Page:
Zombie land

Zombie land

In the Netflix original series Kingdom, the virtuous crown prince Lee Chang gallops off to a faraway land in search of an ancient doctor to help him unravel the mysterious circumstances of his father's death. Meanwhile, a wicked nobleman tries to resurrect the king for his own nefarious purposes. But in so doing, he turns the dead king into a bloodthirsty zombie. And we all know what a zombie bite does to its victim. A zombie plague ensues, spreading throughout the land.

Movies and TV dramas, no matter how fanciful the plot, are reflections of reality. Kingdom is a mixture of Game Of Thrones and The Walking Dead -- a commentary on a society where power struggles overshadow much more serious issues that require immediate solutions.

That is perhaps the best explanation of where Thailand is now. Few dramas can come close to the roller-coaster ride of Thai politics, full as it is of drama and tension, twists and turns. Ahead of a long-awaited election, the country sees its junta chief and prime minister manoeuvring to retain his position. We see a beloved member of the royal family -- a princess -- is nominated as a candidate for prime minister for the first time in history and a royal command, issued just 13 hours later, saying she is above politics.

There is comedy too, with the campaign posters of one political party depicting its celebrity candidates as superheroes, as if they have the supernatural power to pull the country out of its malaise. Their slogan, "We Are Hero", saying that everyone can be the one to move the country forward.

But before we can cast a ballot, the political game plays on: rival powers, mischievous affiliations, well-thought-out plans and tricks.

In Kingdom, Prince Chang wants to protect the throne from a malicious minister and his sinister plans. But when he is confronted with a horde of undead monsters attacking his people, he does what needs to be done. Prince Chang has his priorities right. The same, sadly, cannot be said for his real-world counterparts here in Thailand.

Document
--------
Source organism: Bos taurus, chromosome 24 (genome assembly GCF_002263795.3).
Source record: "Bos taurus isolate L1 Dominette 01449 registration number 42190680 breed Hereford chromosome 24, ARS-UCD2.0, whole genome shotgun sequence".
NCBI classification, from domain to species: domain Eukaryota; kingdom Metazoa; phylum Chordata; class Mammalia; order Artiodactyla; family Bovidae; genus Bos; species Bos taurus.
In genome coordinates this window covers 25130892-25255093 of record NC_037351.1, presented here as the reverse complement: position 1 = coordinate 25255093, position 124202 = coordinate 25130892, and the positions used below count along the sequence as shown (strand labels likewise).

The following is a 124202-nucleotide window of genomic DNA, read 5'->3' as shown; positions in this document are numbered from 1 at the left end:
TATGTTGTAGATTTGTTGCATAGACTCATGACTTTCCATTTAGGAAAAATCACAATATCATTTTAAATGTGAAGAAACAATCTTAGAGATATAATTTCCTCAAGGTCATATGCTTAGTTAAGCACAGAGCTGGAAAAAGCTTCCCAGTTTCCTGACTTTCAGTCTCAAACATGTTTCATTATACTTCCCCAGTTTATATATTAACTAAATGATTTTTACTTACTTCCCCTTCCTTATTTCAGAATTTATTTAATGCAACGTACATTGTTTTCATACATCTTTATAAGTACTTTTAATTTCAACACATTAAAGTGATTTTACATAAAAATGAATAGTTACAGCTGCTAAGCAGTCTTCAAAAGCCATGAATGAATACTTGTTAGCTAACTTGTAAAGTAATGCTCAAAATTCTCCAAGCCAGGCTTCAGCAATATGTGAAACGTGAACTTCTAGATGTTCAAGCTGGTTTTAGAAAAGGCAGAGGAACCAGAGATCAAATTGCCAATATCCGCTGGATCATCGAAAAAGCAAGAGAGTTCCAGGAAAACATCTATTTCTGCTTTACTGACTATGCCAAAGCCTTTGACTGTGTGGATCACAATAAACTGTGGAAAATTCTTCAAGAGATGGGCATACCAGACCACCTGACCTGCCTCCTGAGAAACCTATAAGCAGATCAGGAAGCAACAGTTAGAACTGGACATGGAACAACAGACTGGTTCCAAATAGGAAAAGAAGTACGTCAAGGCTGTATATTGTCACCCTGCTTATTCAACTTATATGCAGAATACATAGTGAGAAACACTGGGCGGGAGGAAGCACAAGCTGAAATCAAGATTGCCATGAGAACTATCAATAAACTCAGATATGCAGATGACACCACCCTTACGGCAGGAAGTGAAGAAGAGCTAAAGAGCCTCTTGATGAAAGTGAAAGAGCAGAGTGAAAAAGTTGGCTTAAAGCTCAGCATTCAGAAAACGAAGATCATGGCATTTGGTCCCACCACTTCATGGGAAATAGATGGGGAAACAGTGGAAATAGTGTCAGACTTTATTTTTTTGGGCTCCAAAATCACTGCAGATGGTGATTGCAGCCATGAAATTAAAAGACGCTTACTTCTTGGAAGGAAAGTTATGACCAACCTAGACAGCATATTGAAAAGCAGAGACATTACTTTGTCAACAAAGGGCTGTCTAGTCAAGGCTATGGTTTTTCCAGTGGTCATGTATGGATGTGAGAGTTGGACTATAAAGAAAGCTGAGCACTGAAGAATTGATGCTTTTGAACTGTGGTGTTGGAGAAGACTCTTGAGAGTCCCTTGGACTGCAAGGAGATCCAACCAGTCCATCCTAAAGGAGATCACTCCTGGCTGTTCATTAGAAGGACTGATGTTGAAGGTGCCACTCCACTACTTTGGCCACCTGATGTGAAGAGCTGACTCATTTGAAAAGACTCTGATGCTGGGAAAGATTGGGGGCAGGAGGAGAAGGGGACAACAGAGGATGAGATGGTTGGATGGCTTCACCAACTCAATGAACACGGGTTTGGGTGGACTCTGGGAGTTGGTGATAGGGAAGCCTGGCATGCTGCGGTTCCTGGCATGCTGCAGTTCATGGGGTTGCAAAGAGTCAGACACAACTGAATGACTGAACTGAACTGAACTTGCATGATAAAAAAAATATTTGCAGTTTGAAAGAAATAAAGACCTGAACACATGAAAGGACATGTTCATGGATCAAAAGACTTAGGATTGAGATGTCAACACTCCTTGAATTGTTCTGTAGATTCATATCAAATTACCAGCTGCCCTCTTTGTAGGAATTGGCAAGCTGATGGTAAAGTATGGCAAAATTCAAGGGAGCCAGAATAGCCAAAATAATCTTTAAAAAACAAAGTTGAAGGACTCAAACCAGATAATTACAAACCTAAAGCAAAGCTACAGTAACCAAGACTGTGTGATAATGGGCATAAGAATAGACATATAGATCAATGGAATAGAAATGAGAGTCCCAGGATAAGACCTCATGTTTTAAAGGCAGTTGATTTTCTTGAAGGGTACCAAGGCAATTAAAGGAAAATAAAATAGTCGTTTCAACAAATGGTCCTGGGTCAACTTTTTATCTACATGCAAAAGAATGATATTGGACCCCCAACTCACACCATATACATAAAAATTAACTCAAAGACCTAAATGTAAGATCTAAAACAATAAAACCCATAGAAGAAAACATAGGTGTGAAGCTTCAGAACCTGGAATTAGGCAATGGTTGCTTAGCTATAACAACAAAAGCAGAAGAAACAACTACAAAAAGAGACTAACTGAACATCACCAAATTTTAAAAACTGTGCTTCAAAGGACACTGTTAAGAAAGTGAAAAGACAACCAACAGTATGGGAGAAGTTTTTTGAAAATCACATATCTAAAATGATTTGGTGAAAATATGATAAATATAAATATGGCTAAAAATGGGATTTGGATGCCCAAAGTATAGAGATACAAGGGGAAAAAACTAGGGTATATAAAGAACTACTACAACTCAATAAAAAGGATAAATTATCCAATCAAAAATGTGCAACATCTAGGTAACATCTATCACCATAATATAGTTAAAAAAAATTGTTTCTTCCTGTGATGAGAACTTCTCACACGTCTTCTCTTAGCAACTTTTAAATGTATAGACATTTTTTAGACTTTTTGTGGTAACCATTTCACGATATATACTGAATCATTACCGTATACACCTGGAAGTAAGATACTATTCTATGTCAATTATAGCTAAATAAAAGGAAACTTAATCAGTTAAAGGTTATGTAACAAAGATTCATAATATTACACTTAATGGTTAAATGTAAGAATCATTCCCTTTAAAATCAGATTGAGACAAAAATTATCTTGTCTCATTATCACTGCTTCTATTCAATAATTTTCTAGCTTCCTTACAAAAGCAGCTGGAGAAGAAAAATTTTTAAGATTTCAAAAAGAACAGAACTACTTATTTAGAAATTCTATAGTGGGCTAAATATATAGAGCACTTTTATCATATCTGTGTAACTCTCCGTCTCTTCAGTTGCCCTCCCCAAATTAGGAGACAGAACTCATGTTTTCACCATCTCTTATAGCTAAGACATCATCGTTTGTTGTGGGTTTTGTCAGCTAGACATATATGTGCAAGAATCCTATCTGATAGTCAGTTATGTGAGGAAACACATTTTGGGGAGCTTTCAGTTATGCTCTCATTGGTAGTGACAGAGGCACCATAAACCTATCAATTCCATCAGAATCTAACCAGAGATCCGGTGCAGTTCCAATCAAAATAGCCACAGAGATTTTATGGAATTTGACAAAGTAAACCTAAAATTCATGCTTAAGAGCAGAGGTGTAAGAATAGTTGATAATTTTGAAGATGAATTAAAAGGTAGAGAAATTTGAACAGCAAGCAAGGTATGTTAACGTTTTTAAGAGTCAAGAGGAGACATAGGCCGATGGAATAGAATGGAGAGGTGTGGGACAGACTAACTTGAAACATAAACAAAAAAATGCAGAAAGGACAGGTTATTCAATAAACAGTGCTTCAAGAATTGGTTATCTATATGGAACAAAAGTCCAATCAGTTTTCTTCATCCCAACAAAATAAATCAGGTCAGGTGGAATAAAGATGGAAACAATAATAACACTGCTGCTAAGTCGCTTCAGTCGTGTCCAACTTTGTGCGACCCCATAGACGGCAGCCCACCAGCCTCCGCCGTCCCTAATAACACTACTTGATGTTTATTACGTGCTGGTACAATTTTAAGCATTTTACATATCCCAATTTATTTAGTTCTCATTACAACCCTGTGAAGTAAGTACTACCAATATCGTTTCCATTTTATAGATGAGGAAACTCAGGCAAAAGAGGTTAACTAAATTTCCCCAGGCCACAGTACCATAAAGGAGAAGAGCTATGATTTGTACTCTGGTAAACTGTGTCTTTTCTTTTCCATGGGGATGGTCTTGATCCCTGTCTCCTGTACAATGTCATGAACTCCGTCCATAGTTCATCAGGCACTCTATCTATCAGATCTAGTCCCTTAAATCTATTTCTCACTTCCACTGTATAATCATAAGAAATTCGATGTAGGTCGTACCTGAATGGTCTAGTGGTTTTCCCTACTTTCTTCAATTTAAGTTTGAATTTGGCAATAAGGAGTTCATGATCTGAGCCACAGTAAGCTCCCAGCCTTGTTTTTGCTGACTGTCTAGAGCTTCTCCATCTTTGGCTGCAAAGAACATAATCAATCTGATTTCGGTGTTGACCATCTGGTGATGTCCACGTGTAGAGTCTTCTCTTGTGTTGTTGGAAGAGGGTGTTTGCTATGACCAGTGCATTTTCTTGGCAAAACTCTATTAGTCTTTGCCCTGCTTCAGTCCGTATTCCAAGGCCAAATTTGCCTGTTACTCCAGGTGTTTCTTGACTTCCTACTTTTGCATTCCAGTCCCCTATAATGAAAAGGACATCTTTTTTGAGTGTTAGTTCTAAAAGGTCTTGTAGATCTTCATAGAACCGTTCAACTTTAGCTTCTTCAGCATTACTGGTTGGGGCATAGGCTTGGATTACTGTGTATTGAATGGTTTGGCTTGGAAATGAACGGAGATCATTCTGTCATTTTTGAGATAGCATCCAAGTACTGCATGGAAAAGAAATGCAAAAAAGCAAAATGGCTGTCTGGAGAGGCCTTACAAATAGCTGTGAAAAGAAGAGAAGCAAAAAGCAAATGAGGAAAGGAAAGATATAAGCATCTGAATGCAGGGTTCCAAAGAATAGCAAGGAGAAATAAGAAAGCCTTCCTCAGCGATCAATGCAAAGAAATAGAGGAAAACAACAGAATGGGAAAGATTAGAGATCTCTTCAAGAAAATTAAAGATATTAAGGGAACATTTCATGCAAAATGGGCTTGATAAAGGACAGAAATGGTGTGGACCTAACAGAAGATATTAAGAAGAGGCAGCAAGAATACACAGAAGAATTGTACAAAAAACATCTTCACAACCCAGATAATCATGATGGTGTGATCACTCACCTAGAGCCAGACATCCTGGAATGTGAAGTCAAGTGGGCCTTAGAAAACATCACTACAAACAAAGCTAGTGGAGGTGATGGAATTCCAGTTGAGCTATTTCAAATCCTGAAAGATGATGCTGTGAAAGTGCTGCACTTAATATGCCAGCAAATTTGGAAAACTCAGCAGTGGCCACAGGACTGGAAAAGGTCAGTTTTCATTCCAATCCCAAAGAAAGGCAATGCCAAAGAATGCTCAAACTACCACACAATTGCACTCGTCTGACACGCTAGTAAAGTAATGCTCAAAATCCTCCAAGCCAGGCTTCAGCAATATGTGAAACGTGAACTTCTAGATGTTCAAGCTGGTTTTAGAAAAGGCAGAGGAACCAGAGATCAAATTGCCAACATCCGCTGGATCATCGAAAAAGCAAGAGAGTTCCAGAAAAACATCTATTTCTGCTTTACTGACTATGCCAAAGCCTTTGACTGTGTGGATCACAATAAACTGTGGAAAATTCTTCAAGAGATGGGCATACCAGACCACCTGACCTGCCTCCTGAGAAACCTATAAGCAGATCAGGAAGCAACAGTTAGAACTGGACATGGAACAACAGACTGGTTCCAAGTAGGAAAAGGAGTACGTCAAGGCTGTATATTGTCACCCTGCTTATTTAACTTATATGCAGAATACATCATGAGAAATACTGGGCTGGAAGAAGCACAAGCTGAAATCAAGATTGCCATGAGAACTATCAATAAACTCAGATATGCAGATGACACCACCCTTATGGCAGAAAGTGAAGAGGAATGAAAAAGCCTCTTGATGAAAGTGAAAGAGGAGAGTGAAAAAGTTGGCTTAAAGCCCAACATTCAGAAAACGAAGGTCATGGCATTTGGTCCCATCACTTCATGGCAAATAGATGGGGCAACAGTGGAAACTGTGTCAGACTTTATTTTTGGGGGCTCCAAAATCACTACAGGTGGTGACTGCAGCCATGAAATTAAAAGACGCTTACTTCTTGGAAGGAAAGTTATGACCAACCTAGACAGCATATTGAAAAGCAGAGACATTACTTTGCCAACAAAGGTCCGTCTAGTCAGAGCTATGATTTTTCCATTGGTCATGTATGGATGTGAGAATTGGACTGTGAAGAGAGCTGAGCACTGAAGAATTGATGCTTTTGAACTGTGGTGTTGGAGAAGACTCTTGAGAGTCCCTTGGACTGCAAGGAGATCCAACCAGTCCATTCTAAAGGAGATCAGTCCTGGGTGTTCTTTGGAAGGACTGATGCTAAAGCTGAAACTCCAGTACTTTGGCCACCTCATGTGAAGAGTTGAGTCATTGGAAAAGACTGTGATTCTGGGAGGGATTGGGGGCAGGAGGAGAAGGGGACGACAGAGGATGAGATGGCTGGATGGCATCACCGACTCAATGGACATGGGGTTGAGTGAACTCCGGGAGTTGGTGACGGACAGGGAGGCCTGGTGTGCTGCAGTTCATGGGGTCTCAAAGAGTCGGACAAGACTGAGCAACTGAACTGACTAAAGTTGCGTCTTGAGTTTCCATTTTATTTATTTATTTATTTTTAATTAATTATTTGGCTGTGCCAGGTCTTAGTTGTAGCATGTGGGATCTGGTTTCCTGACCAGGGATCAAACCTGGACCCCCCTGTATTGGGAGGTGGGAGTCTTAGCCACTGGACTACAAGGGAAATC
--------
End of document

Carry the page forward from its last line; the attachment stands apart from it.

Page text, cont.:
Thailand is facing a number of major public crises. There is the environmental disaster of PM2.5 and the toxic haze that is still wreaking havoc after so many weeks. This is not to mention issues like education, teen pregnancy, poverty, inequality, public health, domestic violence, alcohol and drug addiction and human trafficking, to name just a few.

A few years ago, Thailand had the second highest number of teen pregnancies among Asean countries, with statistics from the Department of Health reporting that children as young as 10 had got pregnant, mostly as a consequence of sexual harassment. In education, surveys from the National Statistical Office revealed in 2015 that almost 40% of young children -- around 1.8 million people -- did not read, and that over 10% of Thais aged 15 to 19, 1 million people, did not read.

The Narcotics Control Board reported that over 30 million amphetamine pills were seized in 2016. The following year, that number rose to 200 million. An estimated 40% of people involved in drug crime and consumption were aged 15 to 19 years old.

These are just glimpses of the social issues that need to be urgently tackled. As long as those in power are more preoccupied with stabbing each other in the back than working to solve the nation's many ills, it is the country that will sustain the most severe wounds.

The realities of the Thailand we see today are not unlike what happens in Kingdom. The only difference is that we're not looking forward to what happens next in the real world.


Arusa Pisuthipan is the deputy editor of the Life section of the Bangkok Post.

Arusa Pisuthipan

Deputy editor of the Life section

Arusa Pisuthipan is the deputy editor of the Life section of the Bangkok Post.


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